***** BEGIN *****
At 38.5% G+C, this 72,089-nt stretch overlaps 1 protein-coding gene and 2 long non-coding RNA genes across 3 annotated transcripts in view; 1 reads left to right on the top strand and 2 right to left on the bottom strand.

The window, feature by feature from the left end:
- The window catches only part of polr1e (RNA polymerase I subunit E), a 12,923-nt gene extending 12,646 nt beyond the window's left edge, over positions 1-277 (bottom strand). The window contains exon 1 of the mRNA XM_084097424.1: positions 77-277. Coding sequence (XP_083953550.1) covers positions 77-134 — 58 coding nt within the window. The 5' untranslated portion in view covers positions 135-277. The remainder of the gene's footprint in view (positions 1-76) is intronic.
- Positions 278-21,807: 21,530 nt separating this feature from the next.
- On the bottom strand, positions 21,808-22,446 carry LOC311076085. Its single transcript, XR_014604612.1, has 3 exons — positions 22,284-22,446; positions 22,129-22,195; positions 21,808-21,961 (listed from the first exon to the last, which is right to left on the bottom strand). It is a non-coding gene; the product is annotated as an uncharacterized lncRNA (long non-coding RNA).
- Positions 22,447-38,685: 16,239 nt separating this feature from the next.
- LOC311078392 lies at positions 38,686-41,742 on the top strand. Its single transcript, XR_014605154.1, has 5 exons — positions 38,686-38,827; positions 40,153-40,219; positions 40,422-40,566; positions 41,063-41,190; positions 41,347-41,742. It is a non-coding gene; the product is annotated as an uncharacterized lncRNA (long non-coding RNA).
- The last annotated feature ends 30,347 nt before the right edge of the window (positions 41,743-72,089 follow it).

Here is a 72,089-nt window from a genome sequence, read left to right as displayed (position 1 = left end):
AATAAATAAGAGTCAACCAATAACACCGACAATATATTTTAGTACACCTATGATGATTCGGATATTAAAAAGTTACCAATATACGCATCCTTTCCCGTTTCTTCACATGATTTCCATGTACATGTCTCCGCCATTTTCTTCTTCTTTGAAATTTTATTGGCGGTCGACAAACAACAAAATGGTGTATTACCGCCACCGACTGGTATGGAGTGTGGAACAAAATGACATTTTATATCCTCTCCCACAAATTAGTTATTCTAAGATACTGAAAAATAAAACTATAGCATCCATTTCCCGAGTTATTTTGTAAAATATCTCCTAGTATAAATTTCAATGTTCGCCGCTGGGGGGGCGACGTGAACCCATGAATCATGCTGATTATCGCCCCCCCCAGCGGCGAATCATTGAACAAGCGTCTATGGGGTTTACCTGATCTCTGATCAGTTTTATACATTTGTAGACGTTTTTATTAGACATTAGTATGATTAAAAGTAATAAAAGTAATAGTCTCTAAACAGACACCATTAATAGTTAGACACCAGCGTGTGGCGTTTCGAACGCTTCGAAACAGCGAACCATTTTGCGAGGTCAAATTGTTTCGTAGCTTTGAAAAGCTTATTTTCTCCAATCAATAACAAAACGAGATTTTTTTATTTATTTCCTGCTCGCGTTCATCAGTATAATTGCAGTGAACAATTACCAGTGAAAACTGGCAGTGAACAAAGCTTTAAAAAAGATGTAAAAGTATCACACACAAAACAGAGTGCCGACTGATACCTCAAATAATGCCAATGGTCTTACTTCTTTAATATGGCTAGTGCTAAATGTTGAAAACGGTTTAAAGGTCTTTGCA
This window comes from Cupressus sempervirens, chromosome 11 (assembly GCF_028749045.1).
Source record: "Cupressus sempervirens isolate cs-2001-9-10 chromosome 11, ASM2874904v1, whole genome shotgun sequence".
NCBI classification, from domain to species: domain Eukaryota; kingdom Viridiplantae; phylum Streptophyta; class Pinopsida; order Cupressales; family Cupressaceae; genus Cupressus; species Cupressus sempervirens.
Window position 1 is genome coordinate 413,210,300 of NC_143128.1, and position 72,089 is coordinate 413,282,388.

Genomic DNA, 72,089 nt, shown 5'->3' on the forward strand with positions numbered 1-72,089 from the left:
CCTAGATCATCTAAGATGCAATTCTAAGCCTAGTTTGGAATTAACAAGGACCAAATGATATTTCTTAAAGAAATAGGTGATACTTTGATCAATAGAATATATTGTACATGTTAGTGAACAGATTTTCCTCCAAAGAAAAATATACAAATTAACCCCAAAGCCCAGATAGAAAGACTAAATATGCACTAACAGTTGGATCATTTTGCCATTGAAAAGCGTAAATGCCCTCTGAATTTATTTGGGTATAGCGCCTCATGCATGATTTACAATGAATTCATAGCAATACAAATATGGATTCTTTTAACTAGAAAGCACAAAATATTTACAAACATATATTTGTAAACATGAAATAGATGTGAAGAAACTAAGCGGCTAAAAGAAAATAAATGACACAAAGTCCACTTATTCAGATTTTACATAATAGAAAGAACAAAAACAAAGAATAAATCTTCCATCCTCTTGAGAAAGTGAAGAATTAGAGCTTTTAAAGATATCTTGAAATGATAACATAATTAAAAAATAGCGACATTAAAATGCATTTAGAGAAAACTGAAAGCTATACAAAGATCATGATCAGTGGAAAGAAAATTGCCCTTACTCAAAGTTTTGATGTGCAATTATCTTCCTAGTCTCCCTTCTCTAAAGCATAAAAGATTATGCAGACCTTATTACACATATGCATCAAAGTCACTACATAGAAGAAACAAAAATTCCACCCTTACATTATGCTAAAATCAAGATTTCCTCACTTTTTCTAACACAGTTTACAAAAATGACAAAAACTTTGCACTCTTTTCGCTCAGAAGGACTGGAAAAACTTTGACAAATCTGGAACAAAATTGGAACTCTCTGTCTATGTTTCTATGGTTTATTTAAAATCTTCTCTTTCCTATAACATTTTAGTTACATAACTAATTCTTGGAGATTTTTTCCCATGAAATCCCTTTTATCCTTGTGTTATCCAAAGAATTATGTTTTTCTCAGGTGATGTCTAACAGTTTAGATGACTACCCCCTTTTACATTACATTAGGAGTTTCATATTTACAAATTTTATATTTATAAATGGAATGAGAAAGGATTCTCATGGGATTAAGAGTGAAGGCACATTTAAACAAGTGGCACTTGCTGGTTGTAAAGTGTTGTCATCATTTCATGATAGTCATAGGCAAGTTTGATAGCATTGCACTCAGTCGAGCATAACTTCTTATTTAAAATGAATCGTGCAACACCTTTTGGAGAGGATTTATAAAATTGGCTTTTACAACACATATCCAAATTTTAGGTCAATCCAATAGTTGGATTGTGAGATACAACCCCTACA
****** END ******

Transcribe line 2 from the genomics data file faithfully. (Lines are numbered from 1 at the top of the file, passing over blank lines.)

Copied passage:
The window, feature by feature from the left end: